Zone Coverage: Vikings players, coaches reignite social justice discussion

Zone Coverage provides daily stories on Minnesota sports teams.
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Eric Kendricks

This story first appeared at Zone Coverage and was re-shared through a collaboration with Bring Me The News

Wednesday night the Milwaukee Bucks boycotted the fifth game of their NBA playoff series, setting off a chain reaction throughout professional sports. Their response to the shooting of Jacob Blake in Kenosha, Wisc. led to postponements across the NBA, NHL, WNBA and MLB as teams opted not to play out of the solidarity.

Though they didn’t have any games to boycott, NFL teams found a way to make their voices heard. Nearly a third of the league canceled Thursday practices, while the Vikings skipped their walkthrough to hold a two-hour discussion about social justice, then chose to practice as scheduled.

After practice, head coach Mike Zimmer, co-defensive coordinator Andre Patterson, quarterback Kirk Cousins and linebacker Eric Kendricks spoke about an emotional day at TCO Performance Center.


Zimmer: We have a social justice committee of about eight or nine guys and they were in communication with Andre last night, and Andre was in communication with me last night. We came in this morning and Andre talked to them, those particular guys. They just wanted to get together and share their feelings. We canceled a couple meetings and went from there.

Patterson: There was a wide range of topics that were discussed. Helping low income families, helping with education, helping with rehabilitation for people who come out of prison, being able to talk about voter right laws. There were all kinds of things that were said there. I think the biggest thing that our team was trying to say is that it’s not a one issue thing. They didn’t want to make a statement that would only be listened to for a 24-hour period that we were just another team that decided not to practice today. Not putting anybody else down, but their vision is bigger than that. They’re really involved in trying to make change happen and what they can do to make the community here in Minnesota better.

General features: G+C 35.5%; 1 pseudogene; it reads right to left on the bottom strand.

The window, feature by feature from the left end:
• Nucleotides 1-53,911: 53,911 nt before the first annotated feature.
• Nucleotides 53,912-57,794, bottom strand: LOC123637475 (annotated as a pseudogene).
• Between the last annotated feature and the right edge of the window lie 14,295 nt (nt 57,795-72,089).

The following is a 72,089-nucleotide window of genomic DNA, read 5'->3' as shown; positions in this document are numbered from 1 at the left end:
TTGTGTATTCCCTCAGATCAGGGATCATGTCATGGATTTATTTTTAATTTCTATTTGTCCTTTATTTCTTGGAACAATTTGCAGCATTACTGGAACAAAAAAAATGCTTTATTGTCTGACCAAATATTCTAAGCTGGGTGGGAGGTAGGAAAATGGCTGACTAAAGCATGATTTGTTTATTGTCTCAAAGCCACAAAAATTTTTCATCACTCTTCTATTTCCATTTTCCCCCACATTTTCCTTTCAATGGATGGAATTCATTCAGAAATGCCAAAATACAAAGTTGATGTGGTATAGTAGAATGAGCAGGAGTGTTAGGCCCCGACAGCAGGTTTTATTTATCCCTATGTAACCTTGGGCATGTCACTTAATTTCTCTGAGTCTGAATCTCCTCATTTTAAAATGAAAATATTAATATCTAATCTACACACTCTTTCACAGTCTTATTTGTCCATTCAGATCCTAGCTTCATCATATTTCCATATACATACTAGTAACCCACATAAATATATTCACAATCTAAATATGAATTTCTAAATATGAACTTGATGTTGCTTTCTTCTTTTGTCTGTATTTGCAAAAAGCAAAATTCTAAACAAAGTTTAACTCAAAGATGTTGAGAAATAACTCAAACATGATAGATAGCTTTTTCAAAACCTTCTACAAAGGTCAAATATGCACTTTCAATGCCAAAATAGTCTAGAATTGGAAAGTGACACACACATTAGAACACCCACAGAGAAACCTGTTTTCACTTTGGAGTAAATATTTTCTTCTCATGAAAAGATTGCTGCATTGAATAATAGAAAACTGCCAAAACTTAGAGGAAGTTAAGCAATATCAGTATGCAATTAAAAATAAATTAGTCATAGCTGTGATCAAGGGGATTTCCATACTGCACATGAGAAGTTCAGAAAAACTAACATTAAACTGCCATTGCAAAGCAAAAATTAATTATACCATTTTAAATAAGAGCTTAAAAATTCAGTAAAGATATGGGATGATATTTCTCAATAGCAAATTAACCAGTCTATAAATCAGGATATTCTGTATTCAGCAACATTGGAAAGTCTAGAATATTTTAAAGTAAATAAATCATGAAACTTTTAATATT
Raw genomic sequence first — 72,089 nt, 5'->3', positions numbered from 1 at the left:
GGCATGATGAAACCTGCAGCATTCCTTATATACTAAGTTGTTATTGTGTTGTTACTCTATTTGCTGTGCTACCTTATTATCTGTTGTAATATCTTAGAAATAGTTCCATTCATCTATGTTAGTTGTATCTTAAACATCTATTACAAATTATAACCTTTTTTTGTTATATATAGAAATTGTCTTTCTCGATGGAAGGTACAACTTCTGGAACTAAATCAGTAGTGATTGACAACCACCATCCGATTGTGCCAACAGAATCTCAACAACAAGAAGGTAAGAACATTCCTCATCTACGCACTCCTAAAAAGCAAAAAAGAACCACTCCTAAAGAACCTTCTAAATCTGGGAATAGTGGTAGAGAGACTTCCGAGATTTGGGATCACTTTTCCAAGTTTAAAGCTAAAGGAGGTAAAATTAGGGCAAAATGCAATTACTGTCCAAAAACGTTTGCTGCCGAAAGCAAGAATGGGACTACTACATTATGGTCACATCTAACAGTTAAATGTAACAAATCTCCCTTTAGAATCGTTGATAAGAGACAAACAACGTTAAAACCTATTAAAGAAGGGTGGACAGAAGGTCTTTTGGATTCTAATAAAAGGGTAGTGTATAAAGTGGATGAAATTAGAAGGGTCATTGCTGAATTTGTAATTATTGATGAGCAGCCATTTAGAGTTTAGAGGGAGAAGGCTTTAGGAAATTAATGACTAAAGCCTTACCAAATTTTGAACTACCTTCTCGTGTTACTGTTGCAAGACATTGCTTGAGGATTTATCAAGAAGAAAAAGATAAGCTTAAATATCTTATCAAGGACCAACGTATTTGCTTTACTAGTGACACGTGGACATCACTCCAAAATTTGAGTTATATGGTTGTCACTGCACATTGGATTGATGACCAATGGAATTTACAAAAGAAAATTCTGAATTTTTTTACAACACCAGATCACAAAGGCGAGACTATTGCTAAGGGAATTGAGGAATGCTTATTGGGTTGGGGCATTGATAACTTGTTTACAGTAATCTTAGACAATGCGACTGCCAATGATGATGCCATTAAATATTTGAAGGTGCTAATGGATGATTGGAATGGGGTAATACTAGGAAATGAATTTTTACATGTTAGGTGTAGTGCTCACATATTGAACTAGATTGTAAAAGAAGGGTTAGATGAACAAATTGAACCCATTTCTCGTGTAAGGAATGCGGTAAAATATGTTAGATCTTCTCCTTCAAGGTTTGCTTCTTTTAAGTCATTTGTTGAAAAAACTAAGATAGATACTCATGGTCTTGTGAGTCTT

Kendricks: Obviously, just from the educational factor, just getting everyone informed overall … informing myself. Just having those uncomfortable conversations. We had another one today. Those conversations are not perfect, but that’s the point. Nobody is perfect. There is change that needs to be had, and issues that need to be discussed, and we have to figure out what we can do as Vikings with our platform and our resources to help these human rights issues.

Cousins: I’d say that was probably one of Eric’s biggest messages at our team meeting. It was to say, ‘What are some tangible steps we can take that won’t just be about the shock value, but about the tangible substance that can improve our community?’ I think Eric and our social justice committee and our players and our organization has a good understanding of the importance that when we do things, we actually make a tangible difference and improve our community that go beyond just the initial 24-hour impact.


Zimmer: I think what you’re talking about with politics and policies, it’s about making sure we emphasize getting out and voting, number one, and secondly, if we can get the right people in to vote, or the right people in offices, that can help a lot of these situations. We’ve talked about ways of doing this and ways of trying to help, and it’s still in early stages, but those are kind of some of the ideas we’re throwing around.